Hey, how about some good, old fashioned statistical baseball chatter? The Hot Stove is still simmering, but with the Wade Davis trade still fresh in our collective consciousness, why not look at some Royals bullpen numbers, courtesy of the Bill James Handbook and Baseball Reference?
Davis is credited with 39 “clean” outings in 45 appearances. The Handbook defines a “clean” appearance as one where the pitcher didn’t allow a run or an inherited run to score. Seems fair. As you probably know, I like to look at something like that as a percentage for a better perspective. So in other words, Davis had a “clean” outing 87 percent of the time.
For comparison sake, Joakim Soria had 46 “clean” appearances. Yay, that’s better than Davis! Except Soria pitched in 70 games. Oh. That’s not so good. That’s a “clean” rate of 66 percent. That’s actually kind of awful.
The Royals had 10 relievers make more than 20 appearances last year. Here they are ranked by percentage of “clean” outings.
There’s not much to really glean from the table. It’s just kind of a fun exercise. But the names do tend to fall in an order you would expect. Davis was amazing and Kelvin Herrera was awesome in his own right. Luke Hochevar and Matt Strahm ranking three and four, respectively, is impressive because of how Ned Yost used them as firemen. Hochevar inherited 30 runners and allowed only four to score. Strahm, who picked up the role after Hochevar hit the DL, inherited 18 and allowed only two to touch the plate.
The bottom five is about what you would expect. Chien-Ming Wang’s average Leverage Index was 0.5, so it’s not exactly a huge deal he made a mess of things when he was on the mound. The game was pretty much out of hand by the time he stood up in the bullpen to get warm. Wang appeared in three tie games – all were in extra innings – and pitched with a lead four times. In those seven outings, he never gave up the game. Hey! Think positive!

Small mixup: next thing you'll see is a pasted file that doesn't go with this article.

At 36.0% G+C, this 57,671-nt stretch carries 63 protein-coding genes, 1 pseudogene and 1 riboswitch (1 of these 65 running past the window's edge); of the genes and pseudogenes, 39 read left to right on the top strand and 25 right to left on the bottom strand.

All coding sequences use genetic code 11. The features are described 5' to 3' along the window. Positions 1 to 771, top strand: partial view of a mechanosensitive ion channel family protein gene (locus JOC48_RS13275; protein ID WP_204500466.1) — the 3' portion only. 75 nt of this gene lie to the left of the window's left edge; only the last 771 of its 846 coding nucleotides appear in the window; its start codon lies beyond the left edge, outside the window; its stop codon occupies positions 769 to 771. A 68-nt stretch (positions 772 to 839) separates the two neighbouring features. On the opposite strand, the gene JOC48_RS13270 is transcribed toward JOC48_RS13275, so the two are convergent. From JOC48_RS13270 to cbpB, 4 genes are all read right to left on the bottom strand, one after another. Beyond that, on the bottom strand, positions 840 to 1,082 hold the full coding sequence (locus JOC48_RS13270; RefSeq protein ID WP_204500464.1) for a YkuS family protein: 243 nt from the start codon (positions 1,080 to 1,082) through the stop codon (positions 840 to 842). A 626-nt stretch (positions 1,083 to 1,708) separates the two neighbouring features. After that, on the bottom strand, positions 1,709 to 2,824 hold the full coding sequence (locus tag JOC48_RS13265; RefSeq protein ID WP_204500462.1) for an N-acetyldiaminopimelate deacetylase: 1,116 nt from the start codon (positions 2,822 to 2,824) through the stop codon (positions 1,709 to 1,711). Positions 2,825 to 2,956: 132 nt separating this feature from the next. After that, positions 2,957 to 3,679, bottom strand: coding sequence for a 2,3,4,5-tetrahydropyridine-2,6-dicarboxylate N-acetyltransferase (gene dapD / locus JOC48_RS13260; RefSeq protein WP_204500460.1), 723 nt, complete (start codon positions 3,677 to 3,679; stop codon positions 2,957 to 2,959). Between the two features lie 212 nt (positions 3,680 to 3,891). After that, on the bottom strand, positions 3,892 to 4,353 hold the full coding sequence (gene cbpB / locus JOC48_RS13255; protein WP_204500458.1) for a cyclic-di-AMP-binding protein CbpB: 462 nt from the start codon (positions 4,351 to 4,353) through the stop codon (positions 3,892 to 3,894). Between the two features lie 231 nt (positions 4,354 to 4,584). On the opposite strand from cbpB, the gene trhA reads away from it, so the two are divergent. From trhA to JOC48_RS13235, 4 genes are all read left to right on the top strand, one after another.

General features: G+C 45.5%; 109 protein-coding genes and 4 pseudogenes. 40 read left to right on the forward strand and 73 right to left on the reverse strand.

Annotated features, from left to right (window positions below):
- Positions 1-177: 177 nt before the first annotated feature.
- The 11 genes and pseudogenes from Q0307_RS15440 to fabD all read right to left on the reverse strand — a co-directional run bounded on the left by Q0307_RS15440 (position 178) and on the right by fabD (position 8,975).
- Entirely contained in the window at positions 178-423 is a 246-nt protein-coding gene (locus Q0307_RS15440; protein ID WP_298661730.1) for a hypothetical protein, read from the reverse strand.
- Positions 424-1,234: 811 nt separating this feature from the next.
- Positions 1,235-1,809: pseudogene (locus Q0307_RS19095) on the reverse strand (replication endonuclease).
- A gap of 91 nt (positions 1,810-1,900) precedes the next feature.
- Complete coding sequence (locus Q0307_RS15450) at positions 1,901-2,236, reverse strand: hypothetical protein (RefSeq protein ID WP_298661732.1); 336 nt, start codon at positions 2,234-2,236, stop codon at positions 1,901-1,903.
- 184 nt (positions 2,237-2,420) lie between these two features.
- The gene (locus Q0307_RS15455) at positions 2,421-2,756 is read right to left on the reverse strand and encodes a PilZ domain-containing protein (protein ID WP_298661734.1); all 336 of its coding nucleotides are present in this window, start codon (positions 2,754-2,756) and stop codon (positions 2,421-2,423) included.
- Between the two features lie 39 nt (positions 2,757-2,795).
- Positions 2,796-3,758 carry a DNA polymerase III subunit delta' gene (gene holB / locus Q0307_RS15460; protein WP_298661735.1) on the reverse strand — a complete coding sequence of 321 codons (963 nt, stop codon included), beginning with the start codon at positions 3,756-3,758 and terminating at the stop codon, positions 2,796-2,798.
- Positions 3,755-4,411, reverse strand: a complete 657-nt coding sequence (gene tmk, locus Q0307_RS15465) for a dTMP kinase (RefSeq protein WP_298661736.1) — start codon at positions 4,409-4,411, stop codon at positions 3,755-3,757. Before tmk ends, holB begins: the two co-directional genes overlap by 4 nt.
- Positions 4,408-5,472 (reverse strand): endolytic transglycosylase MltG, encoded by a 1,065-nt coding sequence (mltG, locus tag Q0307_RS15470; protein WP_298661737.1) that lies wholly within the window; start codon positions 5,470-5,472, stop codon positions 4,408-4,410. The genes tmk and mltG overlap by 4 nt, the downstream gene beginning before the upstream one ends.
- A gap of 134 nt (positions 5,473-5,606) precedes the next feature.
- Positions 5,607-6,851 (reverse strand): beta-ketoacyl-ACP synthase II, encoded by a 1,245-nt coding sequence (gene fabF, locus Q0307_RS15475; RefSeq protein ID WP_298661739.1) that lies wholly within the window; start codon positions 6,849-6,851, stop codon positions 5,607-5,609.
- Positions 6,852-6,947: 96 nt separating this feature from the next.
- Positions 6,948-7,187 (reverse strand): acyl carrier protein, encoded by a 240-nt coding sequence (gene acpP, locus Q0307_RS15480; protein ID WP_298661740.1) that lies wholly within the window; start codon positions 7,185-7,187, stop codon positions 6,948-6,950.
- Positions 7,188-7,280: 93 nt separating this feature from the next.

Meanwhile, the disturbing name is, indeed, Soria. Despite mounting evidence, Yost kept running him out in high leverage situations. His Leverage Index of 1.6 was second in the bullpen, behind only Davis at a 2.0 LI. A high Leverage Index plus a low rate of Clean outings…yeah. You get the picture.
Davis dominated in so many ways and absolutely deserves to be in the conversation with the top closers in the game. Sure, there may have been questions about his medicals and relief pitching is notoriously finicky business, but the Cubs got great value in this trade. This isn’t to say the Royals didn’t get value in return. It’s just the Royals built their championship teams on the back of an extraordinairly strong bullpen. Yeah, yeah…their relievers rolled off 41 consecutive scoreless innings at one point last year with Davis not in the bullpen, but if you think that’s reason not to be worried about the next edition of the Royals pen, I don’t know what to tell you. Davis will be missed.
The Royals were great when Davis and his relief cohorts were great. It wasn’t the only reason, but it was a large one. Now the task begins to rebuild the pen. Good luck finding another cyborg.